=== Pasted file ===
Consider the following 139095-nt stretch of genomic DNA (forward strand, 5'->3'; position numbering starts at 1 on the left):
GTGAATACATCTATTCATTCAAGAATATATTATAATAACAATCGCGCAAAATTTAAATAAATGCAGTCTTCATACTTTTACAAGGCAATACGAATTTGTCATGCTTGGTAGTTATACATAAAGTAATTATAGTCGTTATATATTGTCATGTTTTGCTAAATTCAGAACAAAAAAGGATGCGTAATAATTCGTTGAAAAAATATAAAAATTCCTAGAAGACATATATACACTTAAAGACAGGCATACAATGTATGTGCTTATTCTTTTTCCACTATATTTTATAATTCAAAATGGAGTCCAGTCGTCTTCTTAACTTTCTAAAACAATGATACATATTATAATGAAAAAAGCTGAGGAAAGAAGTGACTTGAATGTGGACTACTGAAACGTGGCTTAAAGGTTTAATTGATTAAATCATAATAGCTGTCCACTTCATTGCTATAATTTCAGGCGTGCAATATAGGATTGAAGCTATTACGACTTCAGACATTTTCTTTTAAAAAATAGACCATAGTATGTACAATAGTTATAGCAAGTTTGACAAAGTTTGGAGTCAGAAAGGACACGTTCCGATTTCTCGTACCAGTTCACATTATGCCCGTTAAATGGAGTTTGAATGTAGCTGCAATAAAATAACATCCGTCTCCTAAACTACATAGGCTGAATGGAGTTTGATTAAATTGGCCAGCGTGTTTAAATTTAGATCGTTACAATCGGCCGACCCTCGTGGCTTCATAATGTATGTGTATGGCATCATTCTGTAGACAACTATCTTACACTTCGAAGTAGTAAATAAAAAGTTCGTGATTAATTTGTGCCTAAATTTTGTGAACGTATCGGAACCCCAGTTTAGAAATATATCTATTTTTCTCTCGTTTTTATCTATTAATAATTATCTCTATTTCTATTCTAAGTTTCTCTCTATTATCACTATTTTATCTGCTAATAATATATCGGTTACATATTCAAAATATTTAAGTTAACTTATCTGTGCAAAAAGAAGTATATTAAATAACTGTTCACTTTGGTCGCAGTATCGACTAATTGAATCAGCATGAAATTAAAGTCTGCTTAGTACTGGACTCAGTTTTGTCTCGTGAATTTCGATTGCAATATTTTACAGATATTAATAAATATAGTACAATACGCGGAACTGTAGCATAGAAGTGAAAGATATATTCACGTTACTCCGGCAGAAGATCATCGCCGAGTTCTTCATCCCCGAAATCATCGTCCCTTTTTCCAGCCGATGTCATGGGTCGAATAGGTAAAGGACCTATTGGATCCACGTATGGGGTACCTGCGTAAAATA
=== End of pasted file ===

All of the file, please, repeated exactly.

Consider the following 139095-nt stretch of genomic DNA (forward strand, 5'->3'; position numbering starts at 1 on the left):
GTGAATACATCTATTCATTCAAGAATATATTATAATAACAATCGCGCAAAATTTAAATAAATGCAGTCTTCATACTTTTACAAGGCAATACGAATTTGTCATGCTTGGTAGTTATACATAAAGTAATTATAGTCGTTATATATTGTCATGTTTTGCTAAATTCAGAACAAAAAAGGATGCGTAATAATTCGTTGAAAAAATATAAAAATTCCTAGAAGACATATATACACTTAAAGACAGGCATACAATGTATGTGCTTATTCTTTTTCCACTATATTTTATAATTCAAAATGGAGTCCAGTCGTCTTCTTAACTTTCTAAAACAATGATACATATTATAATGAAAAAAGCTGAGGAAAGAAGTGACTTGAATGTGGACTACTGAAACGTGGCTTAAAGGTTTAATTGATTAAATCATAATAGCTGTCCACTTCATTGCTATAATTTCAGGCGTGCAATATAGGATTGAAGCTATTACGACTTCAGACATTTTCTTTTAAAAAATAGACCATAGTATGTACAATAGTTATAGCAAGTTTGACAAAGTTTGGAGTCAGAAAGGACACGTTCCGATTTCTCGTACCAGTTCACATTATGCCCGTTAAATGGAGTTTGAATGTAGCTGCAATAAAATAACATCCGTCTCCTAAACTACATAGGCTGAATGGAGTTTGATTAAATTGGCCAGCGTGTTTAAATTTAGATCGTTACAATCGGCCGACCCTCGTGGCTTCATAATGTATGTGTATGGCATCATTCTGTAGACAACTATCTTACACTTCGAAGTAGTAAATAAAAAGTTCGTGATTAATTTGTGCCTAAATTTTGTGAACGTATCGGAACCCCAGTTTAGAAATATATCTATTTTTCTCTCGTTTTTATCTATTAATAATTATCTCTATTTCTATTCTAAGTTTCTCTCTATTATCACTATTTTATCTGCTAATAATATATCGGTTACATATTCAAAATATTTAAGTTAACTTATCTGTGCAAAAAGAAGTATATTAAATAACTGTTCACTTTGGTCGCAGTATCGACTAATTGAATCAGCATGAAATTAAAGTCTGCTTAGTACTGGACTCAGTTTTGTCTCGTGAATTTCGATTGCAATATTTTACAGATATTAATAAATATAGTACAATACGCGGAACTGTAGCATAGAAGTGAAAGATATATTCACGTTACTCCGGCAGAAGATCATCGCCGAGTTCTTCATCCCCGAAATCATCGTCCCTTTTTCCAGCCGATGTCATGGGTCGAATAGGTAAAGGACCTATTGGATCCACGTATGGGGTACCTGCGTAAAATA